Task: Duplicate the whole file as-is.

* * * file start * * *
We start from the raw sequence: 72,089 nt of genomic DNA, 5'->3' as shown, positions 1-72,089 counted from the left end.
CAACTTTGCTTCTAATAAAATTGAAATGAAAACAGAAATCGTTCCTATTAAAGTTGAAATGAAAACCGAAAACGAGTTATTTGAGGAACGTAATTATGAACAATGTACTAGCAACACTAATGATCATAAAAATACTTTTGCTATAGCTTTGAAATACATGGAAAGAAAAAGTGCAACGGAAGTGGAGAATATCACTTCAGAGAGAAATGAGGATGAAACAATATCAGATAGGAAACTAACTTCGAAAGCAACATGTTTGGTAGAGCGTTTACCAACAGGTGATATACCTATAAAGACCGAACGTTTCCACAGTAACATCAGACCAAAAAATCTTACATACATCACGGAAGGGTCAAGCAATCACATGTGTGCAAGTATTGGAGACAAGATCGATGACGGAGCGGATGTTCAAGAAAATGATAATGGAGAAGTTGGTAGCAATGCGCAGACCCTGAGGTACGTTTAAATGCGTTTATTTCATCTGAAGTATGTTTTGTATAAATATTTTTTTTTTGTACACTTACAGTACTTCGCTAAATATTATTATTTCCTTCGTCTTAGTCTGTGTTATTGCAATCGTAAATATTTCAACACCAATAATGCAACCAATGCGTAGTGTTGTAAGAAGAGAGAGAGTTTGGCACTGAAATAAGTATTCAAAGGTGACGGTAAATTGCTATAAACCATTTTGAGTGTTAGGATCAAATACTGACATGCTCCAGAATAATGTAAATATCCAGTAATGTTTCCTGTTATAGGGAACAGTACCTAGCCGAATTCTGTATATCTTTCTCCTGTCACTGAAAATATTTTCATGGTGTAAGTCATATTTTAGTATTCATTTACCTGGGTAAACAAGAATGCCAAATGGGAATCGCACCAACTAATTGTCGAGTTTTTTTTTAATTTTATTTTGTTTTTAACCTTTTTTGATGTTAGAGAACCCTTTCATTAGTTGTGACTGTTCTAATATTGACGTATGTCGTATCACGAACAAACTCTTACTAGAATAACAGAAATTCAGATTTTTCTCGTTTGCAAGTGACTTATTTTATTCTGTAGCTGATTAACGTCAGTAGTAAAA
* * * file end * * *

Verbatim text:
We start from the raw sequence: 72,089 nt of genomic DNA, 5'->3' as shown, positions 1-72,089 counted from the left end.
CAACTTTGCTTCTAATAAAATTGAAATGAAAACAGAAATCGTTCCTATTAAAGTTGAAATGAAAACCGAAAACGAGTTATTTGAGGAACGTAATTATGAACAATGTACTAGCAACACTAATGATCATAAAAATACTTTTGCTATAGCTTTGAAATACATGGAAAGAAAAAGTGCAACGGAAGTGGAGAATATCACTTCAGAGAGAAATGAGGATGAAACAATATCAGATAGGAAACTAACTTCGAAAGCAACATGTTTGGTAGAGCGTTTACCAACAGGTGATATACCTATAAAGACCGAACGTTTCCACAGTAACATCAGACCAAAAAATCTTACATACATCACGGAAGGGTCAAGCAATCACATGTGTGCAAGTATTGGAGACAAGATCGATGACGGAGCGGATGTTCAAGAAAATGATAATGGAGAAGTTGGTAGCAATGCGCAGACCCTGAGGTACGTTTAAATGCGTTTATTTCATCTGAAGTATGTTTTGTATAAATATTTTTTTTTTGTACACTTACAGTACTTCGCTAAATATTATTATTTCCTTCGTCTTAGTCTGTGTTATTGCAATCGTAAATATTTCAACACCAATAATGCAACCAATGCGTAGTGTTGTAAGAAGAGAGAGAGTTTGGCACTGAAATAAGTATTCAAAGGTGACGGTAAATTGCTATAAACCATTTTGAGTGTTAGGATCAAATACTGACATGCTCCAGAATAATGTAAATATCCAGTAATGTTTCCTGTTATAGGGAACAGTACCTAGCCGAATTCTGTATATCTTTCTCCTGTCACTGAAAATATTTTCATGGTGTAAGTCATATTTTAGTATTCATTTACCTGGGTAAACAAGAATGCCAAATGGGAATCGCACCAACTAATTGTCGAGTTTTTTTTTAATTTTATTTTGTTTTTAACCTTTTTTGATGTTAGAGAACCCTTTCATTAGTTGTGACTGTTCTAATATTGACGTATGTCGTATCACGAACAAACTCTTACTAGAATAACAGAAATTCAGATTTTTCTCGTTTGCAAGTGACTTATTTTATTCTGTAGCTGATTAACGTCAGTAGTAAAA